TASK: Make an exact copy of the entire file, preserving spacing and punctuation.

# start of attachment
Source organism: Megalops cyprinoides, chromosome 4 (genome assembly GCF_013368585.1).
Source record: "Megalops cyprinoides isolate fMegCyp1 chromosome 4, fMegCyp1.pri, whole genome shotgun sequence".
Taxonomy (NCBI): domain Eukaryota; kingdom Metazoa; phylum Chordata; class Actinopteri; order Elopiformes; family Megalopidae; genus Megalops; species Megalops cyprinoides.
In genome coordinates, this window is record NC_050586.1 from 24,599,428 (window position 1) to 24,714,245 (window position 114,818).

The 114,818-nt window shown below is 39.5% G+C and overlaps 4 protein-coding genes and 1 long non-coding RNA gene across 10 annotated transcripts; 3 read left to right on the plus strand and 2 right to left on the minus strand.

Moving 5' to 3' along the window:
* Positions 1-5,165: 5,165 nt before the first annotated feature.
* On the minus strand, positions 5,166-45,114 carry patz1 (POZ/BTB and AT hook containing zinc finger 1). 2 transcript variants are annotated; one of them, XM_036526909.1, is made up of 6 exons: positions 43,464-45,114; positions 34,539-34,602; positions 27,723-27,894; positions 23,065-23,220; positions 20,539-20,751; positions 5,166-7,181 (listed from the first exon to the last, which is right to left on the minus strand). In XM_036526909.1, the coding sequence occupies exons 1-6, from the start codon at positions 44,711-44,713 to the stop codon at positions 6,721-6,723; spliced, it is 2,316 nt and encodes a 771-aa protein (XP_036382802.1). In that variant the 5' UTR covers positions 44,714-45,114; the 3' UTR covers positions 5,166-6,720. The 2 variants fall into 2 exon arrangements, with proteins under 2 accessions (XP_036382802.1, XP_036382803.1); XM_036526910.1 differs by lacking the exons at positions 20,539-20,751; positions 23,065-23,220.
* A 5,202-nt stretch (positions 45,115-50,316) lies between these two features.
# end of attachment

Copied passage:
Source organism: Megalops cyprinoides, chromosome 4 (genome assembly GCF_013368585.1).
Source record: "Megalops cyprinoides isolate fMegCyp1 chromosome 4, fMegCyp1.pri, whole genome shotgun sequence".
Taxonomy (NCBI): domain Eukaryota; kingdom Metazoa; phylum Chordata; class Actinopteri; order Elopiformes; family Megalopidae; genus Megalops; species Megalops cyprinoides.
In genome coordinates, this window is record NC_050586.1 from 24,599,428 (window position 1) to 24,714,245 (window position 114,818).

The 114,818-nt window shown below is 39.5% G+C and overlaps 4 protein-coding genes and 1 long non-coding RNA gene across 10 annotated transcripts; 3 read left to right on the plus strand and 2 right to left on the minus strand.

Moving 5' to 3' along the window:
* Positions 1-5,165: 5,165 nt before the first annotated feature.
* On the minus strand, positions 5,166-45,114 carry patz1 (POZ/BTB and AT hook containing zinc finger 1). 2 transcript variants are annotated; one of them, XM_036526909.1, is made up of 6 exons: positions 43,464-45,114; positions 34,539-34,602; positions 27,723-27,894; positions 23,065-23,220; positions 20,539-20,751; positions 5,166-7,181 (listed from the first exon to the last, which is right to left on the minus strand). In XM_036526909.1, the coding sequence occupies exons 1-6, from the start codon at positions 44,711-44,713 to the stop codon at positions 6,721-6,723; spliced, it is 2,316 nt and encodes a 771-aa protein (XP_036382802.1). In that variant the 5' UTR covers positions 44,714-45,114; the 3' UTR covers positions 5,166-6,720. The 2 variants fall into 2 exon arrangements, with proteins under 2 accessions (XP_036382802.1, XP_036382803.1); XM_036526910.1 differs by lacking the exons at positions 20,539-20,751; positions 23,065-23,220.
* A 5,202-nt stretch (positions 45,115-50,316) lies between these two features.